September heralds the return of pumpkin latte fanaticism. Of course, any motivation that compels people to pop into your store is a welcome event. But can the hot coffee category rely so heavily on seasonal trends when cold brew and nitro keep turning up the heat?
“Seasonal trends help, but I think they are getting a little ho-hum,” said Tony Sparks, head of customer wow for Curby’s Express Market. The Lubbock, Texas-based convenience store startup opened its first site earlier this year and has plans to debut two more in the coming months.
To be fair, customers’ fascination with fall flavors hopefully will continue, but some c-store owners and category managers seek to inject new energy into hot coffee sales year-round because it’s a massive customer demographic.
According to the 2022 National Coffee Data Trends (NCDT) annual report from the National Coffee Association, Americans drink 656 million cups of coffee every day. What’s more, coffee products generated more than $79.5 million for U.S. convenience stores for the 52 weeks ending July 10, per IRI. On the whole, coffee gained dollar and unit sales of 6.4% and 5.5%, respectively. Single cups grew by 8.1% in dollar sales and 3% in unit sales.
To reinvigorate the hot side, Champlain Farms tested a bean-to-cup program last year, installing one machine in each of its 40 stores in Vermont and New Hampshire. Dave Simendinger, president of Wesco Inc., the chain’s parent company, located in South Burlington, Vt., said the results were an impressive 10–20% increase for the category.
“But the real success was the drop in waste. We had stores wasting upwards of $10,000 a year from making coffee and tossing it after a few hours. It also contains a cappuccino (option), so we were able to eliminate that equipment from our coffee bars. This created more space and cut the electric bill. Also, when you open a store there is no need to make coffee. With a bean-to-cup machine, you are ready to serve your first customer,” he explained. “This year, we will be adding a second machine and possibly a third in select stores.”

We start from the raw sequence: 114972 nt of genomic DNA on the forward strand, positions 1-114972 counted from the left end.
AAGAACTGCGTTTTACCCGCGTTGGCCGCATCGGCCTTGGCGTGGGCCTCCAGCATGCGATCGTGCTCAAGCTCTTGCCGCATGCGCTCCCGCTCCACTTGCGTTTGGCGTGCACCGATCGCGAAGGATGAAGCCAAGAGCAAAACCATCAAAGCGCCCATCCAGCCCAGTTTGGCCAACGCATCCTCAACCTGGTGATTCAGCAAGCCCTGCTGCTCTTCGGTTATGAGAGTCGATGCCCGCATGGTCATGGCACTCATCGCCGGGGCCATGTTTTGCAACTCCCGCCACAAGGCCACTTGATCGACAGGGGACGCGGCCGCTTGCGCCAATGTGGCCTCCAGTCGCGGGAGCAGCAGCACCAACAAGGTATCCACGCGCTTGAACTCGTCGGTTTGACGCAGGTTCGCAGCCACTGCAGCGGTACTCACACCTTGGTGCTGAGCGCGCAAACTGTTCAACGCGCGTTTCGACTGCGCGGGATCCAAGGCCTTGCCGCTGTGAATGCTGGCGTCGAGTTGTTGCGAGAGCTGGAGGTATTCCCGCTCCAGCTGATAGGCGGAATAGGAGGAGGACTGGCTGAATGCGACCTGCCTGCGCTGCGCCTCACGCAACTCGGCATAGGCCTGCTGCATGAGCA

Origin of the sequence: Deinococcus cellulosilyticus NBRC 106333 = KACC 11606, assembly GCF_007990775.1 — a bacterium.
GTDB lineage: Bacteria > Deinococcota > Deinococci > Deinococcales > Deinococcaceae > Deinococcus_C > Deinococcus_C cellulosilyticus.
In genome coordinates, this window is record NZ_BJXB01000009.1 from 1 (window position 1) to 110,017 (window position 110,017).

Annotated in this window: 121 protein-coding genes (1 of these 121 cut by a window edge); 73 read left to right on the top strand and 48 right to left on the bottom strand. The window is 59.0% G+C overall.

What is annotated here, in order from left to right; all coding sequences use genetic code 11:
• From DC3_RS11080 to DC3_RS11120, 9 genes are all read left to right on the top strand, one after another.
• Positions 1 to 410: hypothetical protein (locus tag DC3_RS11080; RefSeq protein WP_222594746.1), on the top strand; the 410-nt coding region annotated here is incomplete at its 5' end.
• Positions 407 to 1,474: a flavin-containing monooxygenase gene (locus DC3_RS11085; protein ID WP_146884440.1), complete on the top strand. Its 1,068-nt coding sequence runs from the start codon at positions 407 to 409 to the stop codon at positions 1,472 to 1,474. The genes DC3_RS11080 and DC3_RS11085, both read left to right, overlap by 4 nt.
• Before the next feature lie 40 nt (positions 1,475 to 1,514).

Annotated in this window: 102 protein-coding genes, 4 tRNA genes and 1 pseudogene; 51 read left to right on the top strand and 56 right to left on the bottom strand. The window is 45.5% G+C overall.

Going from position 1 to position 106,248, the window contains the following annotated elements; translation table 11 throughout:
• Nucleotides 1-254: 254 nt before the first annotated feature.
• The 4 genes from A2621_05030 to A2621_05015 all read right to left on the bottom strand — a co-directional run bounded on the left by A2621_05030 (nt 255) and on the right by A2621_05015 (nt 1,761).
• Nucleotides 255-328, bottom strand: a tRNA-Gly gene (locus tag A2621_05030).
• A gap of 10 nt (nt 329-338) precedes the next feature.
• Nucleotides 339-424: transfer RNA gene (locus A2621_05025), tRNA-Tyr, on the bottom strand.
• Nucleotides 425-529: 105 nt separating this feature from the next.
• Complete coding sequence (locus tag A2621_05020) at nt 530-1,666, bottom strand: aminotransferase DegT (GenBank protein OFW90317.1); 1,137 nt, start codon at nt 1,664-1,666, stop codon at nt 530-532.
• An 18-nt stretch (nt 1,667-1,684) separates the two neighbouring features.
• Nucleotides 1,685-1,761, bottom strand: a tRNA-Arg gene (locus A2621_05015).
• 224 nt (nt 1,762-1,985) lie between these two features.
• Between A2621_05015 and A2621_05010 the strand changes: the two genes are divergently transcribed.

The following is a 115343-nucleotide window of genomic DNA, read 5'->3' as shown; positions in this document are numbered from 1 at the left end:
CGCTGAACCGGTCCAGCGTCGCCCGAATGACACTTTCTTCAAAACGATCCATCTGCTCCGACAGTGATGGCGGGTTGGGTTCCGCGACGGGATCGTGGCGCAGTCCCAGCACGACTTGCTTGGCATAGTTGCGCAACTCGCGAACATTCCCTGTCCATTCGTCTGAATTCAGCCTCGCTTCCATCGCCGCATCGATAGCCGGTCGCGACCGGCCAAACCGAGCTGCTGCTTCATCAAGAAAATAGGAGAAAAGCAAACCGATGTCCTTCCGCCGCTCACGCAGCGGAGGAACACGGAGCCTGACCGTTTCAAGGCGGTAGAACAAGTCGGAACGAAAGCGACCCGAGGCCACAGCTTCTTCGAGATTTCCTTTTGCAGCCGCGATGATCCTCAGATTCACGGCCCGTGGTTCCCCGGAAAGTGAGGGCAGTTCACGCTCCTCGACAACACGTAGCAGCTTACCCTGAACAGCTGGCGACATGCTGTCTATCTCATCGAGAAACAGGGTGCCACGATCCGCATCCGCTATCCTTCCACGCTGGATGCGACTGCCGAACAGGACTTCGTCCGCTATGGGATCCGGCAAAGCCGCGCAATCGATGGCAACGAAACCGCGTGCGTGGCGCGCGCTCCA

Curby’s opted to enter the made-to-order arena with hot coffee, cold brew and specialty drinks like its top-selling blended Café Chiller. It also offers 15 SKUs of made-to-order energy drinks. Although this marketplace is crowded with the likes of Starbucks, 151 Coffee and Dutch Bros., Sparks believes now is the time to adapt the model to the convenience store environment.
“Anything Dutch Bros. can do, we can do, too. We only hire people with experience in that type of format. We want coffee art people,” he said.
To capture consumers who prefer traditional brews, Curby’s will add several roasts in standard self-serve airpots by the end of this month.
Wholesale coffee prices are subjected to various factors: supply chain kinks, environmental effects on crop production and political fallout. Sanctions on Russia, a major coffee-consuming country, are starting to drive down global wholesale prices. Domestically, however, inflation has forced stores to reconsider pricing strategies.
“There’s no question this hurts business,” said Simendinger. “Our customers make it clear to our associates they are saddened by the higher costs with all of our products, and I simply encourage my associates to try to keep it positive.”
Economic conditions plus a highly competitive marketplace only emphasize the importance of marketing for the category. Sept. 29 is National Coffee Day, and last year, convenience stores promoted a variety of deals, such as $1 cups, free coffee to loyalty members, digital coupons and coffee proceeds donated to charity.
Neither Sparks nor Simendinger revealed specific plans for this year’s event, but both businesses offer multi-purchase promotions every day, such as buy 10 get one free. At Curby’s, made-to-order meal packages include a cup of coffee. It also has concentrated promotions through social media platforms, including TikTok and Instagram, to help reach millennials and Gen. Z, pivotal populations. NCDT reported a record number of people between the ages 25 and 39 are regular coffee connoisseurs.
Indeed, Sparks hopes the affection for caffeine, hot and cold, will keep individuals of all ages popping in despite lingering concerns over inflation.
“In some respects, (coffee) is an inexpensive luxury. People talk themselves into having this luxury and will cut back on something else,” he said.